A Johannesburg mother whose son developed cerebral palsy as a result – she claims – of medical negligence at the hands of the Tembisa Hospital staff who delivered him has taken her fight for justice to the Constitutional Court.
The woman went into active labour at the hospital early on 4 April 2009. Foetal heart rate monitoring was conducted every hour for the first three hours but then inexplicably stopped for 1½ hours in the final stages. When the baby’s heart rate was next checked, he was in distress.
He was born with hypoxic-ischaemic encephalopathy, which developed into cerebral palsy. In 2017, the High Court in Johannesburg held the Gauteng health department, under which the hospital falls, was liable for damages in the case but two years later, this was overturned on appeal to a full bench. The woman tried petitioning the Supreme Court of Appeal but leave to appeal was refused.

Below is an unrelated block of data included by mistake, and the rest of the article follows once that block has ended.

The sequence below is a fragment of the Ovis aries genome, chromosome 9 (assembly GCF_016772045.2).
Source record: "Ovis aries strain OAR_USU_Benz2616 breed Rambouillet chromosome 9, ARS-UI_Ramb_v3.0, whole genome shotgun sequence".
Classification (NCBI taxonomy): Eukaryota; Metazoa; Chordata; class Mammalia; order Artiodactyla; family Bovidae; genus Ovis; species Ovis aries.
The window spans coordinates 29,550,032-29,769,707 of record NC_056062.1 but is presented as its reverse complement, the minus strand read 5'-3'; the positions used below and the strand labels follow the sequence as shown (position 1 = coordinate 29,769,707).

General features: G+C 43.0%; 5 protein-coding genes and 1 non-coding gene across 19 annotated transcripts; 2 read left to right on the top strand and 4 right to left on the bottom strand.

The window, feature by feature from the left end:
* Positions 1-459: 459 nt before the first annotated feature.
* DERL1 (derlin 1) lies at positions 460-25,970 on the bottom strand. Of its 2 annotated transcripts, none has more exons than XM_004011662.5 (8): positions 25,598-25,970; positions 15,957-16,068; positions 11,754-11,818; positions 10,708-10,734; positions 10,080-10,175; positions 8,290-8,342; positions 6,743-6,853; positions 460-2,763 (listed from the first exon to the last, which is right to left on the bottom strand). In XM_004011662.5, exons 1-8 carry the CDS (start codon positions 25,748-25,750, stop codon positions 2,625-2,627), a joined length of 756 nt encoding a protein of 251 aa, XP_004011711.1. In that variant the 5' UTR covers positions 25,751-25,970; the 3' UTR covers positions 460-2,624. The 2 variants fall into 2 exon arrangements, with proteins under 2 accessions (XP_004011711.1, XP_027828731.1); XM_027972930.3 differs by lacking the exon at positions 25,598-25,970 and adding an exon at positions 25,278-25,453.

Her legal team will appear before the Constitutional Court justices next month to try and persuade them to reverse the ruling. Her counsel said the full bench had imposed a “restrictive, binding” rule, which, if adopted, would have the effect of denying mothers and children compensation for harm suffered as a result of sub-standard care.“
The unchallenged expert evidence before the trial court states that had proper monitoring been conducted … the harm to [the baby] would likely have been avoided or mitigated.”But the department’s counsel said while the hospital staff may, indeed, have been negligent, that’s not what caused the injuries sustained by the child.“
The only reasonable measure available could not be performed in time to prevent brain damage; no constitutional right has been infringed; there is no arguable point of law of public interest; there are no interest of justice considerations that demand re-visiting the full bench judgment, and there are no reasonable prospects of success on appeal,” they said. – email@example.com